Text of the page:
by Atul Hatwal
This morning it’s a cold new world. But as the shock passes and the harsh reality of George Galloway’s crushing victory begins to sink in, the questions will become louder and more insistent. Two in particular will dominate: How could this happen? And what does it mean for the leader?
The party briefers will try to box this result as a freak. They will cite the combined effect of the swing from Labour towards Respect among the British Pakistani community and the collapse in Tory vote as a localised one-off.
They will be wrong.
The vote demonstrates two critical points: first, hell will freeze over before large numbers of Tories switch to Labour. After the week the Tories have had, it’s not surprising their vote was down. But Labour picked up no Conservative switchers and remains toxic to swing voters.
The reality is, for too many people, Labour under Ed Miliband is not a viable alternative. The polls on leadership and economic competence have been unrelenting since he became leader.
Earlier this month the Guardian’s ICM poll placed David Cameron and George Osborne 17% ahead of Ed Miliband and Ed Balls on managing the economy 42% to 25%. Meanwhile YouGov’s latest March figures on peoples’ preference to be prime minister had David Cameron 20% ahead of Ed Miliband 38% to 18% – that’s double the lead he held at the same point last year.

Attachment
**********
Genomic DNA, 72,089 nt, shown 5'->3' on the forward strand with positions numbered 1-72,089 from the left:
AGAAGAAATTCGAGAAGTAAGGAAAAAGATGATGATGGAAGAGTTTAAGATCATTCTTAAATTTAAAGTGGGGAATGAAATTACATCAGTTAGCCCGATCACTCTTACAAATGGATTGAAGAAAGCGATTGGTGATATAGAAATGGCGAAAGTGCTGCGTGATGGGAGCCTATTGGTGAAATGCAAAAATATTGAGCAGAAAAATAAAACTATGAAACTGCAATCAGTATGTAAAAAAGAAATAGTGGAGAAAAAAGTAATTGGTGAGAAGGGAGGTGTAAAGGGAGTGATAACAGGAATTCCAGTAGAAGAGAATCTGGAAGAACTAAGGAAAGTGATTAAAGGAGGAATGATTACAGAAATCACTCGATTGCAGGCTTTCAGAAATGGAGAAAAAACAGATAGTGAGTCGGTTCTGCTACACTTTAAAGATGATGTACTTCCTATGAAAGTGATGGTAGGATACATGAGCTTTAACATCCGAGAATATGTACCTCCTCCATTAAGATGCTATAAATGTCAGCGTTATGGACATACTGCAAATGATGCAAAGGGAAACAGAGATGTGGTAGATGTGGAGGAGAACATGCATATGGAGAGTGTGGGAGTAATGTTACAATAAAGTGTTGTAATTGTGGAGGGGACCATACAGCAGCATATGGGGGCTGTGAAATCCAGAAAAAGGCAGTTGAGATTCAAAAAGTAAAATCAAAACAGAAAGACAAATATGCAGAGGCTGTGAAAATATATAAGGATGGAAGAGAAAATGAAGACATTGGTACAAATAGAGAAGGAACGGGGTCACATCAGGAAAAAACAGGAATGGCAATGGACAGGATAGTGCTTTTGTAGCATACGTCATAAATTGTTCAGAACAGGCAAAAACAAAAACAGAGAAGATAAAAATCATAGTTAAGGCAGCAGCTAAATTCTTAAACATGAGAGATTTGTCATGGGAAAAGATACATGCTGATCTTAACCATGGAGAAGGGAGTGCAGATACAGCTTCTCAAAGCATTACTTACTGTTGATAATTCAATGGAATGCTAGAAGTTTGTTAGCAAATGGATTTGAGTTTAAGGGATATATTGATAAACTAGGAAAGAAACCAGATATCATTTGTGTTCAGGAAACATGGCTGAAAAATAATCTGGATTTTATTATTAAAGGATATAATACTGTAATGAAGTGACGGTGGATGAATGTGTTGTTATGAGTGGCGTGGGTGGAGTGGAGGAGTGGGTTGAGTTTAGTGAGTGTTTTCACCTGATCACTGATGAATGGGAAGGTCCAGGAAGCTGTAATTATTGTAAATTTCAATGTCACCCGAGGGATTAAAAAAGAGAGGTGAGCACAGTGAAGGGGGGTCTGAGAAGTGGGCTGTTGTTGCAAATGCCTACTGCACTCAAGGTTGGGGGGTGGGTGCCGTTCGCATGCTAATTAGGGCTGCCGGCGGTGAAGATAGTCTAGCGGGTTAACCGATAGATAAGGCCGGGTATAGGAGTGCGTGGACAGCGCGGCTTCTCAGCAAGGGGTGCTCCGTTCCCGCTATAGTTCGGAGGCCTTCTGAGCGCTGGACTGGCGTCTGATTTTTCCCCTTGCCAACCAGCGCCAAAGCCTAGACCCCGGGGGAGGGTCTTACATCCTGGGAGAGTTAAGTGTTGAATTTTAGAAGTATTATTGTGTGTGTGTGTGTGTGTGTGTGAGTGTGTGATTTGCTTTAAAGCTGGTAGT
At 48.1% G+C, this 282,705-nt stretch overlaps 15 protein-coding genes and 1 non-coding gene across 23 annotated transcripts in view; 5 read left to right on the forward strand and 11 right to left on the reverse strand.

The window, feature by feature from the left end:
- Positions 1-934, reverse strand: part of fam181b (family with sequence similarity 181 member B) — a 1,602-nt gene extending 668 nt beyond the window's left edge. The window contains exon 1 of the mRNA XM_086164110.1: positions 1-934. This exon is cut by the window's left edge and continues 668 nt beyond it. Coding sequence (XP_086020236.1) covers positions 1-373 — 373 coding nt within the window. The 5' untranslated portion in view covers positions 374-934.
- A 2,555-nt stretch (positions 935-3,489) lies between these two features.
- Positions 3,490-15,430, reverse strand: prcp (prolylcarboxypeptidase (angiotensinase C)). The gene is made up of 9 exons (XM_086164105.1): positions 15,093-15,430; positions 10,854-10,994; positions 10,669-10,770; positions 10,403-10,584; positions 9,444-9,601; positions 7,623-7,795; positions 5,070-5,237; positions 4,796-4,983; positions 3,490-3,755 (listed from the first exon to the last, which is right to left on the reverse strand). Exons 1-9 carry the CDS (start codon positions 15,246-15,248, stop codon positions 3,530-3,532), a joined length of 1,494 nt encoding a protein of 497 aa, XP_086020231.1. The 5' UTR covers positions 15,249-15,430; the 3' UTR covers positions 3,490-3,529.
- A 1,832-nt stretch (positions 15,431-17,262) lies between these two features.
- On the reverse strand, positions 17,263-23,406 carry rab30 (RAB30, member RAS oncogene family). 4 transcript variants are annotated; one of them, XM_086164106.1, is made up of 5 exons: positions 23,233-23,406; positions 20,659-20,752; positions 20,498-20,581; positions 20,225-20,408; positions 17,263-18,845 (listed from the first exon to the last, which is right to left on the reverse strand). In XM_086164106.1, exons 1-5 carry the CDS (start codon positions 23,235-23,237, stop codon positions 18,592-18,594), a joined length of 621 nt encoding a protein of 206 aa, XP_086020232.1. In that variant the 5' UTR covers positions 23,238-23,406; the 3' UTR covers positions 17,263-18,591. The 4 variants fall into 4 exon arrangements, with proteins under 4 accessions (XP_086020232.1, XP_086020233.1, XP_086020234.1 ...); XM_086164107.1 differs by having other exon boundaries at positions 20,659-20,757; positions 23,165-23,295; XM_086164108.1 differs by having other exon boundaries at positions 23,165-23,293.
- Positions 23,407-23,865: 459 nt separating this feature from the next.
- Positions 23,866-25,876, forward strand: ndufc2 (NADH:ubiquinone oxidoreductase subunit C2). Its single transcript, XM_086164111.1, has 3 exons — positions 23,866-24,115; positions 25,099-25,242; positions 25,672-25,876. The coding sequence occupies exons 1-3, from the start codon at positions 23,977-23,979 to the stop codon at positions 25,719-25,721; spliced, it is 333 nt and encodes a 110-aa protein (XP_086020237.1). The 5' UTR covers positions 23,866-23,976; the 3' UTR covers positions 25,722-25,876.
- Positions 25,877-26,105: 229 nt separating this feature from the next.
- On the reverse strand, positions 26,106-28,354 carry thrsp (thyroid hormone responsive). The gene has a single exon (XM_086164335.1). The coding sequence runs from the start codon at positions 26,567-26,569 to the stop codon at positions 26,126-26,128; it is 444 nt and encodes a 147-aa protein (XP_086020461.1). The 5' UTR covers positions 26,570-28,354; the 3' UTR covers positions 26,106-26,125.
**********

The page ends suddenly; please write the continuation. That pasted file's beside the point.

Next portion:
Second, the British Pakistani community has sent a clear signal to a party that has long taken their vote for granted: no more. Labour has spent two years since the general election agonising about Mrs.Duffy, Englishness and what are euphemistically called “white working class issues”. Well, congratulations, this is the result.
Simply cranking the handle on decaying community political machines and expecting the sheep to file through the pen will not work forever. When George Galloway condemned Labour’s use of “biraderi” or clan-based politics last night, he was right.
At some point Labour as a party will have to engage with its former ethnic minority supporters rather than just assume they will be there, regardless of whatever the party does.
But in one sense, there really is no excuse for such total and utter shock. This isn’t the first time that a feeling has taken hold in a formerly Labour supporting electorate that the party is no longer upto leading or even interested in the local community.
What just happened in Bradford now happens in Scotland as a matter of course. For Alex Salmond read George Galloway and the pattern begins to look a little more familiar.